Vt. schools beef up security in the wake of Sandy Hook - WCAX.COM Local Vermont News, Weather and Sports-

Vt. schools beef up security in the wake of Sandy Hook

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This year, new student ambassadors are welcoming visitors to Burlington High School.

"I definitely want them to feel welcome here," said Anya Wisener, a senior.

"You come in and you are not sure where you are going and you just ask," said Callie Flynn, a sophomore.

But now, regardless of where folks are going, they're all coming in through the front door. In the wake of the Sandy Hook shootings in Connecticut, Burlington High School has locked its other entrances from the outside.

"Obviously it is very annoying because people use the courtyard a lot," Wisener said.

Principal Amy Mellencamp is behind the move. She's also reinforcing required name tags for teachers and is in the process of introducing new cameras to boost security on the campus. She says the multibuilding facility was originally designed to be an open welcoming space, not one to fend off trouble.

"At this point I think the security concerns and the sense that students and teachers have felt that perhaps we have been too open, we needed to address that," Mellencamp said.

Smaller schools are making changes as well. At Berlin Elementary School, visitors can walk through the first double doors, but before they can access students or teachers they need to key in a special code and be wearing a security badge.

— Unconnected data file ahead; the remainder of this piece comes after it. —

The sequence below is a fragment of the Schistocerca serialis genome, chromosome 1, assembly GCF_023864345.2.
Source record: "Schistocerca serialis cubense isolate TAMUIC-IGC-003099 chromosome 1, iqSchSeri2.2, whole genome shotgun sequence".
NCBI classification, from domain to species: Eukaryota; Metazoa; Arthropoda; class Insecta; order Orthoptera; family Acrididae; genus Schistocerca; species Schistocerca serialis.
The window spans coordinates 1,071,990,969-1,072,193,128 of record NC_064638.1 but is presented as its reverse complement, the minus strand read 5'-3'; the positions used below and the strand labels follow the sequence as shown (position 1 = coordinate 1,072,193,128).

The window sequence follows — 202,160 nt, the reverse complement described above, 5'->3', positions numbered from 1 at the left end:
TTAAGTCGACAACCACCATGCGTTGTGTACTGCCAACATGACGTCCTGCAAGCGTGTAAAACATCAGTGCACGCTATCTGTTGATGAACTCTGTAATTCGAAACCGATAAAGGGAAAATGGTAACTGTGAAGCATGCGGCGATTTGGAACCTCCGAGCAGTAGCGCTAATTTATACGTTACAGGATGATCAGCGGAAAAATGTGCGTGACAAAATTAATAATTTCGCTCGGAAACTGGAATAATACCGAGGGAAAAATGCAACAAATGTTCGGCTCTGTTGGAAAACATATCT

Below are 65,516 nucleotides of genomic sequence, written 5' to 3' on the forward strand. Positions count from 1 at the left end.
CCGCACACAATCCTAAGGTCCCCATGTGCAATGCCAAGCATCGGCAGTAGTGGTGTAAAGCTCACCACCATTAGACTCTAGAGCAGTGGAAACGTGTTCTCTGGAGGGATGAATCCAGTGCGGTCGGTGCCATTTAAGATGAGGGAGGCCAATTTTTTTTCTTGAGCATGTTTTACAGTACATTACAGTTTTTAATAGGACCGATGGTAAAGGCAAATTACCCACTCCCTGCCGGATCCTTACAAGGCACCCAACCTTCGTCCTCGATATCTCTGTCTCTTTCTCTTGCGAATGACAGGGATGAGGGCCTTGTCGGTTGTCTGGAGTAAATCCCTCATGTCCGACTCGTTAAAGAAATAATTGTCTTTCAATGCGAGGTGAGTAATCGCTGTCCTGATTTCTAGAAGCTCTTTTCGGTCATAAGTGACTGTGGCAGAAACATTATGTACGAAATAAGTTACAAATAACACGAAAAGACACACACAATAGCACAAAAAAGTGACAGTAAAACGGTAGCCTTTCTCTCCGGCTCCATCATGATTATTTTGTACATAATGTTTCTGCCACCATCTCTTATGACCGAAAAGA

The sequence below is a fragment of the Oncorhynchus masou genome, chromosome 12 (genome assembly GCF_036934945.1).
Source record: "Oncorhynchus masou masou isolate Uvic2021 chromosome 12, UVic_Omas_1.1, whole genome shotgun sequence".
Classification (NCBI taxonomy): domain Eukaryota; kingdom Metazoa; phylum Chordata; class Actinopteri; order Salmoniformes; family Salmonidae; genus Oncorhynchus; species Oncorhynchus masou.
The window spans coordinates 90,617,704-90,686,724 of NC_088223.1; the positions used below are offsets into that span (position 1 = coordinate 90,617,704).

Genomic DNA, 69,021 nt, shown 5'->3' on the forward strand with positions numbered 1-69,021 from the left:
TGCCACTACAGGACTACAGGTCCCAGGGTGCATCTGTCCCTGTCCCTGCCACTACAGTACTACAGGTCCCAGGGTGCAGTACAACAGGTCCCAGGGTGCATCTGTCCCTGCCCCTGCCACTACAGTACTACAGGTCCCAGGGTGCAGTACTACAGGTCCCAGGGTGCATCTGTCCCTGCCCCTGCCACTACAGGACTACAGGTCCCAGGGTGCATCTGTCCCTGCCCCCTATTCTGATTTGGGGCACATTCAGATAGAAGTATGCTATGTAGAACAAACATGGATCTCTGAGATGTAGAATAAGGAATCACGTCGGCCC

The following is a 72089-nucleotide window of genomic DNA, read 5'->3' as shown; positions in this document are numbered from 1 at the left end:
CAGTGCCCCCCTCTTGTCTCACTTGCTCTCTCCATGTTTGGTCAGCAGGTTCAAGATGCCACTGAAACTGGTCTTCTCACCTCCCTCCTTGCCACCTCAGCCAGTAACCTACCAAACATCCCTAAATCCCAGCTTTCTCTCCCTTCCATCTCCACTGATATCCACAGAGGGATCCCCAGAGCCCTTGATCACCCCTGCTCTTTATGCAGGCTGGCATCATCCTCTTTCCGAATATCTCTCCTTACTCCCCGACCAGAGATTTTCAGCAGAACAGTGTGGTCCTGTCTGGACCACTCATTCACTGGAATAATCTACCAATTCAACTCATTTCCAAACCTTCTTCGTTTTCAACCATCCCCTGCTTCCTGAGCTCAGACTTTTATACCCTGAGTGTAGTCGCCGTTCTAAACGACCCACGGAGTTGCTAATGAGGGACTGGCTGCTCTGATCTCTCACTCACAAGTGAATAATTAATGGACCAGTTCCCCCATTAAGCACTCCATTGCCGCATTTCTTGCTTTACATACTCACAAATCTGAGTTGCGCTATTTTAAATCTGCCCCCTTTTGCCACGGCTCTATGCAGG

"Ultimately we want to be proactive and so we want to prevent any emergency from happening in our school. So, a lot of that work involves walking around the school for example and taking a tour and identifying things that could be safety hazards," said Chris Dodge, the principal at Berlin Elementary School.

Dodge works with a security team on monthly safety drills. He says it's a tricky balance to make sure his 216 students are safe, but not scared.

"Our youngest students in this building are 3 years old. And how we address school safety with a 3-year-old is dramatically different from how we address school safety with a sixth-grader for example," Dodge said.

Both schools admit they still have items on their security wish lists, including curtains for classrooms in Berlin and better door locks at BHS. Still, they say they're making progress with the resources they have.

"It's inconvenient, but at the same time it is for our safety," Wisener said.

We reached out to numerous schools to be a part of this story and they declined. Some argued they could not win with parents because some wanted more security measures in place and others did not. In addition some schools said they simply did not have the resources to make more changes.

Vermont schools are mandated by law to have an emergency plan in place that includes at least one emergency drill a month. Additional specifics are not required. Many districts use the online Vermont School Crisis Guide as a model for their own plans. Click here to see it.

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